Table 8

ANOVA results to test for correlation of effect of political orientation and extremity with text-based indicators of anxiety

 

Degree of freedom

Sum of square

Mean square

F value

Pr (>F)

Political orientation

1

0.00000028

0.00000028

38.41

<0.001

Political extremity

1

0.00000001

0.00000001

0.81

0.367

Residuals

19,997

0.00012607

0.00000001

Significance codes: <0.001: ‘’, 0.001: ‘’, 0.0055: ‘’.

The results of the post-hoc multi-group pairwise comparisons of the means using the Tukey’s HSD test are reported in Table 9. Right-wing extremists (RWE) score lower on text-based indicators of anxiety than left-wing extremists (\(\mathit{Mean}\ \mathit{Difference} = - 0.001\), \(\mathit{CI} = [- 0.0014, - 0.0006]\), \(p < 0.001\)), liberals (\(\mathit{Mean}\ \mathit{Difference} = - 0.0005\), \(\mathit{CI} = [- 0.0008, - 0.0001]\), \(p < 0.001\)), and conservatives (\(\mathit{Mean}\ \mathit{Difference} = - 0.0003\), \(\mathit{CI} = [- 0.0007, 0]\), \(p = 0.07\)). Except for the comparison with conservatives, all of the mean differences are significant at the Bonferroni adjusted alpha levels of 0.0055. The results from 25% sample size are in general agreement with this finding (Table A5 in the Appendix). The only exception is that although the mean difference between right-wing extremists and liberals is significant at 0.05 level (\(p = 0.03\)), it is nonsignificant when we use the Bonferroni adjusted alpha level of 0.0055. Therefore, we should reject H2a. However, we cannot reject the null hypothesis against H2b. Nevertheless, the results suggest that right-wing extremists score significantly lower on text-based indicators of anxiety than liberals and left-wing extremists.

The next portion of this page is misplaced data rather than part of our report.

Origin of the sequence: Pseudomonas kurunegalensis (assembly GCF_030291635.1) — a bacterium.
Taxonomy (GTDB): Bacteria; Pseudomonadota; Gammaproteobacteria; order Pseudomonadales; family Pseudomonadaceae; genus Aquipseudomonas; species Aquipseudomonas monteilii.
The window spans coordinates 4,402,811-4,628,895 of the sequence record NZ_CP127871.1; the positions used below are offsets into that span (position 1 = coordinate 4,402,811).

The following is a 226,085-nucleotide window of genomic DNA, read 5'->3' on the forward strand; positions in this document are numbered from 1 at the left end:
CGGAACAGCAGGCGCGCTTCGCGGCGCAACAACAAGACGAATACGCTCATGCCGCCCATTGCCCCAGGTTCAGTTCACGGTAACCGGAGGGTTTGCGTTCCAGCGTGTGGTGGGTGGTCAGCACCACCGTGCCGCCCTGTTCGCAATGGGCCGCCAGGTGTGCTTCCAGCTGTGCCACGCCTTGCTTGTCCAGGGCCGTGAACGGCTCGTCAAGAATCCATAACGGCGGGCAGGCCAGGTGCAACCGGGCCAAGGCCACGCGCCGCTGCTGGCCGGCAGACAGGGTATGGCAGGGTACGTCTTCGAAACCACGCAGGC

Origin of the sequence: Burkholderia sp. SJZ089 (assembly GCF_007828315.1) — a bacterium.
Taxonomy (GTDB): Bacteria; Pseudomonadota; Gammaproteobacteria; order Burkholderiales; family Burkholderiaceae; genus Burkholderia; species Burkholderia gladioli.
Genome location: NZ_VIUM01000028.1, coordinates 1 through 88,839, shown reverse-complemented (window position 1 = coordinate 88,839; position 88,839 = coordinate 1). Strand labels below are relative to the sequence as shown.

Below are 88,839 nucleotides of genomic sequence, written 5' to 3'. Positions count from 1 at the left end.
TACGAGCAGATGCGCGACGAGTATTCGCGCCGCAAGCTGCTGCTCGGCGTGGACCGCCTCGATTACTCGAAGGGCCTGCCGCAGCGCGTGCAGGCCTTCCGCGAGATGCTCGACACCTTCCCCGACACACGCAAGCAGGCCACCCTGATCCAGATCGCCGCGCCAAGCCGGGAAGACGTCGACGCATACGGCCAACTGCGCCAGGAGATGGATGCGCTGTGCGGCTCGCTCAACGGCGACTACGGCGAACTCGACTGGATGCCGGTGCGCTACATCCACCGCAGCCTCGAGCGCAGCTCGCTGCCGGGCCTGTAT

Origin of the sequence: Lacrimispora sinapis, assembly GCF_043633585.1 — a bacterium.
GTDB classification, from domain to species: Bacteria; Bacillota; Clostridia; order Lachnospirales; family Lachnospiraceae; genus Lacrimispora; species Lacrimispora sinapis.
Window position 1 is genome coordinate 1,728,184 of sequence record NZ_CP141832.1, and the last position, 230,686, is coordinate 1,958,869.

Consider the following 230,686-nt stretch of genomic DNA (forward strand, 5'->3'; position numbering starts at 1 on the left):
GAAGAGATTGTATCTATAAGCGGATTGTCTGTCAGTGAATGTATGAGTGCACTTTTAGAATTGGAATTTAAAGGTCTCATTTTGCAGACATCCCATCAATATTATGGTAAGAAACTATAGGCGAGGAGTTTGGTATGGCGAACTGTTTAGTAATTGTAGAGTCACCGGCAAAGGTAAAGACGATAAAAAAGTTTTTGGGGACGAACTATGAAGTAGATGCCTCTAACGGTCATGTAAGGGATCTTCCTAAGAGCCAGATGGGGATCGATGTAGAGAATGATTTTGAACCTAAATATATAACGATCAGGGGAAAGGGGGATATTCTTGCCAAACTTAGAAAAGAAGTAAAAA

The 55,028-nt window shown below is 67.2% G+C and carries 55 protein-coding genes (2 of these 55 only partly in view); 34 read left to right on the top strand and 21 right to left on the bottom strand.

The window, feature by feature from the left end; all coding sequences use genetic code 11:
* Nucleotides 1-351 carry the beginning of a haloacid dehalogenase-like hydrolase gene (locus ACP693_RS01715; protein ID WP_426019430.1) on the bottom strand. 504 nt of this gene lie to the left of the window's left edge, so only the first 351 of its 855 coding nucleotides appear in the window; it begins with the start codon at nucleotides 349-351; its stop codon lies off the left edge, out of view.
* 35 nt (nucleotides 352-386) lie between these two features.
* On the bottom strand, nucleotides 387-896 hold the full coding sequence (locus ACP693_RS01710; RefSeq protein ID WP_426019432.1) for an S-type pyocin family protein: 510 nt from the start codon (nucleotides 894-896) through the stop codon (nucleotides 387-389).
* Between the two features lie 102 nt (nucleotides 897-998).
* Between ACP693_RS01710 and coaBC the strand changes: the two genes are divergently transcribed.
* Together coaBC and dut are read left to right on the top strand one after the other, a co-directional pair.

Table 9

Multi-group mean comparisons of anxiety using Tukey’s HSD test

 

Mean difference

95% Confidence interval

Adjusted P-value

Lower bound

Upper bound

lwe-lw

0.0005

0.0002

0.0009

<0.001

rw-lw

−0.0001

−0.0005

0.0002

0.73

rwe-lw

−0.0005

−0.0008

−0.0001

<0.001

rw-lwe

−0.0007

−0.001

−0.0003

<0.001

rwe-lwe

−0.001

−0.0014

−0.0006